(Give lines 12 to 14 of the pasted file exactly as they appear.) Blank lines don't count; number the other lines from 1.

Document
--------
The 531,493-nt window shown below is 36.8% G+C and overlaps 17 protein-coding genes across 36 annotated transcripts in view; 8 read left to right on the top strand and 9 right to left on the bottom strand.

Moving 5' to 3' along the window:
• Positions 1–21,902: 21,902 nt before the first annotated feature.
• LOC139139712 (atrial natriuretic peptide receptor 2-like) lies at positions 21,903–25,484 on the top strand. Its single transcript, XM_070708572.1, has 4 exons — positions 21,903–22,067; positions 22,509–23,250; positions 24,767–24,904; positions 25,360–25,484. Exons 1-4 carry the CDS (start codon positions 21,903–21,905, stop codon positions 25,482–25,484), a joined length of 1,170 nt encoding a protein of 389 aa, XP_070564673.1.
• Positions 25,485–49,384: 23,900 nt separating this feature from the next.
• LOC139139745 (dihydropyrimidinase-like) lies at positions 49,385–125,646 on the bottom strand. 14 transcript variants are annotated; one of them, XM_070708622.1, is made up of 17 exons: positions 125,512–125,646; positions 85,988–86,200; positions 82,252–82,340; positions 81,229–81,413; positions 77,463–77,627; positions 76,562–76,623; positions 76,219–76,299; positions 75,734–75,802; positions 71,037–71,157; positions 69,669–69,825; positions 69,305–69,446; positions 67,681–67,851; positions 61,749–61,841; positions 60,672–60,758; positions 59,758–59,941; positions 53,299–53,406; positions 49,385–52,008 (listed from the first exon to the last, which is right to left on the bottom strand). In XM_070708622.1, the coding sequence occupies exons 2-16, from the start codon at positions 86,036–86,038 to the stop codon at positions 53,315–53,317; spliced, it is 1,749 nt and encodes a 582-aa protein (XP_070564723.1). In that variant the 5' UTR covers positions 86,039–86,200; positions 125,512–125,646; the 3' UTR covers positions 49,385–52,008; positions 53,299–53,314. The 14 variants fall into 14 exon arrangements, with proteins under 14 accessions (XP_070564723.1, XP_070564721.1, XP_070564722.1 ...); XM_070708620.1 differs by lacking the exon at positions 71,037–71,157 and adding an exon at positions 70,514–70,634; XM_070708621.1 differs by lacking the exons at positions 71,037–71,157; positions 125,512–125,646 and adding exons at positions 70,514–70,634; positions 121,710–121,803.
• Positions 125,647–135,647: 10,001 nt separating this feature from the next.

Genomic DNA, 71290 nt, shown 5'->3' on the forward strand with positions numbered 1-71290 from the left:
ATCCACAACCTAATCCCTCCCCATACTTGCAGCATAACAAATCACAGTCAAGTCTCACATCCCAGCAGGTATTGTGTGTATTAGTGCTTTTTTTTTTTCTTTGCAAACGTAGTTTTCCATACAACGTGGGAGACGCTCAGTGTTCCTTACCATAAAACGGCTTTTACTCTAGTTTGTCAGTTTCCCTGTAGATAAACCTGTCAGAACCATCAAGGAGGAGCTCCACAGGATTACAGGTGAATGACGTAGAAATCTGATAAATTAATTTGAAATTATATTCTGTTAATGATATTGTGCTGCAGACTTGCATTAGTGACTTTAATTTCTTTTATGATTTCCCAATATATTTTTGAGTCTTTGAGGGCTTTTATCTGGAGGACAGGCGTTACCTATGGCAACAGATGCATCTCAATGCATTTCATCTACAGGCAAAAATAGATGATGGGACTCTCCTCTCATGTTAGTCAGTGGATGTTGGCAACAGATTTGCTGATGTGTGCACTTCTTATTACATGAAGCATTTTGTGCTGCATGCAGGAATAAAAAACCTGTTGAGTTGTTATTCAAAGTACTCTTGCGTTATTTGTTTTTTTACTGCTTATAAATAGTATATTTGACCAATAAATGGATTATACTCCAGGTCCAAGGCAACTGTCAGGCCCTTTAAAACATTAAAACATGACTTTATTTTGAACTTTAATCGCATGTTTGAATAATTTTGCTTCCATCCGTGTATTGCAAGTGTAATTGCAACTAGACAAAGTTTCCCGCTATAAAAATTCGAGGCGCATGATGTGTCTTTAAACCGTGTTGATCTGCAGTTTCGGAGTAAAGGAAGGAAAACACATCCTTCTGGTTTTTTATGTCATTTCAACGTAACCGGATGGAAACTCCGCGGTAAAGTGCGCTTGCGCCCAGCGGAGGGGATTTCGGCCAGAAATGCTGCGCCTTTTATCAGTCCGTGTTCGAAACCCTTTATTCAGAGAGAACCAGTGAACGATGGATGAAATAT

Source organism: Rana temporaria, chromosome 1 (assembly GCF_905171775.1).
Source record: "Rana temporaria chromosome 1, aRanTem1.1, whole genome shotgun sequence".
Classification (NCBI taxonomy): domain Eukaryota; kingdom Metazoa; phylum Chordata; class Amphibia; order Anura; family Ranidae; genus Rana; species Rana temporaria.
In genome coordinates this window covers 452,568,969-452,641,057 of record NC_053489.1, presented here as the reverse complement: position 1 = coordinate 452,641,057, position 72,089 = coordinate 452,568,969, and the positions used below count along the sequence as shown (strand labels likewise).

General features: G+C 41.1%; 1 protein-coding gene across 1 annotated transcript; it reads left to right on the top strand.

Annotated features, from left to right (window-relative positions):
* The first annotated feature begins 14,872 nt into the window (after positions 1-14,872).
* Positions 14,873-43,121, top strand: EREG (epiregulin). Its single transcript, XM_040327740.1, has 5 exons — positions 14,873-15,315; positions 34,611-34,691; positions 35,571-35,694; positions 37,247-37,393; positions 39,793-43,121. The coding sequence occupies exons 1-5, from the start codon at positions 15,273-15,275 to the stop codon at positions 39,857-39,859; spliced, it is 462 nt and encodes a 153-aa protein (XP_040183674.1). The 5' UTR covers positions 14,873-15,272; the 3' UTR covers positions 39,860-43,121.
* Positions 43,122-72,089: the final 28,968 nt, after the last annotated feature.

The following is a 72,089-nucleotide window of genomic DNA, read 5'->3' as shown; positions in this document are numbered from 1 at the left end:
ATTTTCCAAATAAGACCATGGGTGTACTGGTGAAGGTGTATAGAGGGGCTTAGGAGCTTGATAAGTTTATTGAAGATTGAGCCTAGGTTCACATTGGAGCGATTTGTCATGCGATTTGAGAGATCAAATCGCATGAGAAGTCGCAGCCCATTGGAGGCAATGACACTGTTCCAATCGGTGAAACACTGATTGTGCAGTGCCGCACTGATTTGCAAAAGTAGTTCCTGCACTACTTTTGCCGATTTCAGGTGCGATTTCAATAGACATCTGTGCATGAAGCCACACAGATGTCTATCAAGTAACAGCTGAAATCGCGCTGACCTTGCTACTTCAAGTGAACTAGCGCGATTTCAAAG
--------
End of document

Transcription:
Classification (NCBI taxonomy): domain Eukaryota; kingdom Metazoa; phylum Chordata; class Amphibia; order Anura; family Ranidae; genus Rana; species Rana temporaria.
In genome coordinates this window covers 452,568,969-452,641,057 of record NC_053489.1, presented here as the reverse complement: position 1 = coordinate 452,641,057, position 72,089 = coordinate 452,568,969, and the positions used below count along the sequence as shown (strand labels likewise).

General features: G+C 41.1%; 1 protein-coding gene across 1 annotated transcript; it reads left to right on the top strand.